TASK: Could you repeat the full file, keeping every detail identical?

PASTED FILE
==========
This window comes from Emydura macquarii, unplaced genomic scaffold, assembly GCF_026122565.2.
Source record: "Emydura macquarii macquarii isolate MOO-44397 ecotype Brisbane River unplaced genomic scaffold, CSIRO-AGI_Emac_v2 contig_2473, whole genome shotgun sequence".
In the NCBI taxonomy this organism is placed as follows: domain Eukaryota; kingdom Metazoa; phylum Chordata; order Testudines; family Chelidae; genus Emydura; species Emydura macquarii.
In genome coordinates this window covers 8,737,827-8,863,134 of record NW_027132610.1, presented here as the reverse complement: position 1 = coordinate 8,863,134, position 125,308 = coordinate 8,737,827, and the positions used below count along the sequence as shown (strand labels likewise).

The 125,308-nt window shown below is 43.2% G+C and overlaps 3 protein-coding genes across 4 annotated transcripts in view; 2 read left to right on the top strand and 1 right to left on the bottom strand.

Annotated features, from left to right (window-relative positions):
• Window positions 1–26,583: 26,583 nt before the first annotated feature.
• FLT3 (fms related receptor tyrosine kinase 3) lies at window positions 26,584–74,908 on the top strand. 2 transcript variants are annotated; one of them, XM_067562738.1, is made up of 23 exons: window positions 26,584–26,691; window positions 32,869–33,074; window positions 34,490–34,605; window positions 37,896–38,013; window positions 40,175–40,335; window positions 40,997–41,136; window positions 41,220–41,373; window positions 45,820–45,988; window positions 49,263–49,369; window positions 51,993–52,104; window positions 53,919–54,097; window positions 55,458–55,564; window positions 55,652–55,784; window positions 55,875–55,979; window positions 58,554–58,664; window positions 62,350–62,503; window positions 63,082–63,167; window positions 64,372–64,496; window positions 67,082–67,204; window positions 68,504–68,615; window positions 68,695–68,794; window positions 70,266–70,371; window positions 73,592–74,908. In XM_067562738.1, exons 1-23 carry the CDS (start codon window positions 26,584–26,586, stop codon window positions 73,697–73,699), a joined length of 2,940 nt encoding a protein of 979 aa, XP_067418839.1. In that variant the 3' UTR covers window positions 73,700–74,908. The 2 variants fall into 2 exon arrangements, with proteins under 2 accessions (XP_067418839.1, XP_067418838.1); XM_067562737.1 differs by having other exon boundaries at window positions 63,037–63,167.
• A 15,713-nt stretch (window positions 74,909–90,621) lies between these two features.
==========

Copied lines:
This window comes from Emydura macquarii, unplaced genomic scaffold, assembly GCF_026122565.2.
Source record: "Emydura macquarii macquarii isolate MOO-44397 ecotype Brisbane River unplaced genomic scaffold, CSIRO-AGI_Emac_v2 contig_2473, whole genome shotgun sequence".
In the NCBI taxonomy this organism is placed as follows: domain Eukaryota; kingdom Metazoa; phylum Chordata; order Testudines; family Chelidae; genus Emydura; species Emydura macquarii.
In genome coordinates this window covers 8,737,827-8,863,134 of record NW_027132610.1, presented here as the reverse complement: position 1 = coordinate 8,863,134, position 125,308 = coordinate 8,737,827, and the positions used below count along the sequence as shown (strand labels likewise).

The 125,308-nt window shown below is 43.2% G+C and overlaps 3 protein-coding genes across 4 annotated transcripts in view; 2 read left to right on the top strand and 1 right to left on the bottom strand.

Annotated features, from left to right (window-relative positions):
• Window positions 1–26,583: 26,583 nt before the first annotated feature.
• FLT3 (fms related receptor tyrosine kinase 3) lies at window positions 26,584–74,908 on the top strand. 2 transcript variants are annotated; one of them, XM_067562738.1, is made up of 23 exons: window positions 26,584–26,691; window positions 32,869–33,074; window positions 34,490–34,605; window positions 37,896–38,013; window positions 40,175–40,335; window positions 40,997–41,136; window positions 41,220–41,373; window positions 45,820–45,988; window positions 49,263–49,369; window positions 51,993–52,104; window positions 53,919–54,097; window positions 55,458–55,564; window positions 55,652–55,784; window positions 55,875–55,979; window positions 58,554–58,664; window positions 62,350–62,503; window positions 63,082–63,167; window positions 64,372–64,496; window positions 67,082–67,204; window positions 68,504–68,615; window positions 68,695–68,794; window positions 70,266–70,371; window positions 73,592–74,908. In XM_067562738.1, exons 1-23 carry the CDS (start codon window positions 26,584–26,586, stop codon window positions 73,697–73,699), a joined length of 2,940 nt encoding a protein of 979 aa, XP_067418839.1. In that variant the 3' UTR covers window positions 73,700–74,908. The 2 variants fall into 2 exon arrangements, with proteins under 2 accessions (XP_067418839.1, XP_067418838.1); XM_067562737.1 differs by having other exon boundaries at window positions 63,037–63,167.
• A 15,713-nt stretch (window positions 74,909–90,621) lies between these two features.